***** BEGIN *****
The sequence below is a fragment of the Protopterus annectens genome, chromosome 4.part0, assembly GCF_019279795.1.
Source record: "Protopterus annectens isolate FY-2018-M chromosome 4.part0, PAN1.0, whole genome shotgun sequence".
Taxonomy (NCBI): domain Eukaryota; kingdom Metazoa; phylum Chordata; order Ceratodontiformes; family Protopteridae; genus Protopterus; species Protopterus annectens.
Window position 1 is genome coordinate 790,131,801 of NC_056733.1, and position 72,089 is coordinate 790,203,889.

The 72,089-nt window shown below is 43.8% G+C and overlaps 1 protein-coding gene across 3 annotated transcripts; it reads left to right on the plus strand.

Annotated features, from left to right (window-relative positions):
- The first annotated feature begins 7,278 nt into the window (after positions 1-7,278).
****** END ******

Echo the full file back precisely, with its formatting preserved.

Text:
The sequence below is a fragment of the Protopterus annectens genome, chromosome 4.part0, assembly GCF_019279795.1.
Source record: "Protopterus annectens isolate FY-2018-M chromosome 4.part0, PAN1.0, whole genome shotgun sequence".
Taxonomy (NCBI): domain Eukaryota; kingdom Metazoa; phylum Chordata; order Ceratodontiformes; family Protopteridae; genus Protopterus; species Protopterus annectens.
Window position 1 is genome coordinate 790,131,801 of NC_056733.1, and position 72,089 is coordinate 790,203,889.

The 72,089-nt window shown below is 43.8% G+C and overlaps 1 protein-coding gene across 3 annotated transcripts; it reads left to right on the plus strand.

Annotated features, from left to right (window-relative positions):
- The first annotated feature begins 7,278 nt into the window (after positions 1-7,278).